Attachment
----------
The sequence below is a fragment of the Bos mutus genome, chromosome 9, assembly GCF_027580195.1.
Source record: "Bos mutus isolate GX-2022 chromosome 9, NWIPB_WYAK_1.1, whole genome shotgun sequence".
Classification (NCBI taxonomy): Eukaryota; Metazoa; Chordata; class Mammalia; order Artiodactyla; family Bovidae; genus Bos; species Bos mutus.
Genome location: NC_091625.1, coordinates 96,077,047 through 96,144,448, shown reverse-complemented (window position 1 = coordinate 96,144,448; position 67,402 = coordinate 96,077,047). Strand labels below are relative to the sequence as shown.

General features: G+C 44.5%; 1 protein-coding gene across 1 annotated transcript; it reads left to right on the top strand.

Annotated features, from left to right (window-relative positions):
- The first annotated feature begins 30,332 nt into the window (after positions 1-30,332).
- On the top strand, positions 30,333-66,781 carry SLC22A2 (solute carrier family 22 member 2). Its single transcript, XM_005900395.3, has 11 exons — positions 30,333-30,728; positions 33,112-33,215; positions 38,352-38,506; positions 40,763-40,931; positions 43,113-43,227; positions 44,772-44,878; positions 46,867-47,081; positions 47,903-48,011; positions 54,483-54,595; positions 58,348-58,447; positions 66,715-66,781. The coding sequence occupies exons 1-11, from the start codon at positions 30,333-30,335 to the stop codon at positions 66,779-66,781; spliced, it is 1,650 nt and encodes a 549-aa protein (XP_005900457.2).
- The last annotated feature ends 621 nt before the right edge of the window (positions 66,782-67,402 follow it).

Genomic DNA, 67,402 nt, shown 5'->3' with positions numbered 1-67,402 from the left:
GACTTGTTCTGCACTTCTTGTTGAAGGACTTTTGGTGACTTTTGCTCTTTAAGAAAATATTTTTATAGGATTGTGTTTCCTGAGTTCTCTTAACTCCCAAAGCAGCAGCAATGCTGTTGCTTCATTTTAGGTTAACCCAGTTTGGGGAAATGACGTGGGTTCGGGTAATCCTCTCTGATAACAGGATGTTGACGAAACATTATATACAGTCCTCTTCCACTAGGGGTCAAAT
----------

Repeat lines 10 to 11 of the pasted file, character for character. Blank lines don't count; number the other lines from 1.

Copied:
Genomic DNA, 67,402 nt, shown 5'->3' with positions numbered 1-67,402 from the left:
GACTTGTTCTGCACTTCTTGTTGAAGGACTTTTGGTGACTTTTGCTCTTTAAGAAAATATTTTTATAGGATTGTGTTTCCTGAGTTCTCTTAACTCCCAAAGCAGCAGCAATGCTGTTGCTTCATTTTAGGTTAACCCAGTTTGGGGAAATGACGTGGGTTCGGGTAATCCTCTCTGATAACAGGATGTTGACGAAACATTATATACAGTCCTCTTCCACTAGGGGTCAAAT